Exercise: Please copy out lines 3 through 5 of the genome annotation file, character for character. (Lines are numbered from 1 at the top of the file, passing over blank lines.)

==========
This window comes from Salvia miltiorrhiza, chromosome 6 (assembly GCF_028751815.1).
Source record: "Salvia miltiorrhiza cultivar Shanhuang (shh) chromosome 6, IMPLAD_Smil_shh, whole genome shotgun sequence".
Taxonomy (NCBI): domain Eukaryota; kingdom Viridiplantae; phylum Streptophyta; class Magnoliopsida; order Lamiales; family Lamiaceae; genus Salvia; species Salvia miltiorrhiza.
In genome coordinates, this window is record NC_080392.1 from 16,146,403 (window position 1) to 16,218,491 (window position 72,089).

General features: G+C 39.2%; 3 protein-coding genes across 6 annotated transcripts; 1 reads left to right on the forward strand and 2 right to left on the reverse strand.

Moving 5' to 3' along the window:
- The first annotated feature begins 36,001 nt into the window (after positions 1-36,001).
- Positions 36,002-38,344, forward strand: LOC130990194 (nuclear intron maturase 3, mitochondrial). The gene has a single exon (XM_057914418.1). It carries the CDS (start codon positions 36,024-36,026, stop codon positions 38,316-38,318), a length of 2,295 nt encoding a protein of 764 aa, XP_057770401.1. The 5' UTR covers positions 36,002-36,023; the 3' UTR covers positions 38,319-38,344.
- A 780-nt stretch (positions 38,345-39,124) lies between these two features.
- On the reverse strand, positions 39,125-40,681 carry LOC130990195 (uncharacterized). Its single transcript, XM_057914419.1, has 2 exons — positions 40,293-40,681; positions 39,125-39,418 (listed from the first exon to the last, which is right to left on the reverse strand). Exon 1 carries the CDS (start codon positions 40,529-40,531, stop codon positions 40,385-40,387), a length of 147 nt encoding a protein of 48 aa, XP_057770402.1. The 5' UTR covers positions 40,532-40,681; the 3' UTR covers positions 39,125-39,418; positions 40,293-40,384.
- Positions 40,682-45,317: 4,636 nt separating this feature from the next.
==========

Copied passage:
Taxonomy (NCBI): domain Eukaryota; kingdom Viridiplantae; phylum Streptophyta; class Magnoliopsida; order Lamiales; family Lamiaceae; genus Salvia; species Salvia miltiorrhiza.
In genome coordinates, this window is record NC_080392.1 from 16,146,403 (window position 1) to 16,218,491 (window position 72,089).

General features: G+C 39.2%; 3 protein-coding genes across 6 annotated transcripts; 1 reads left to right on the forward strand and 2 right to left on the reverse strand.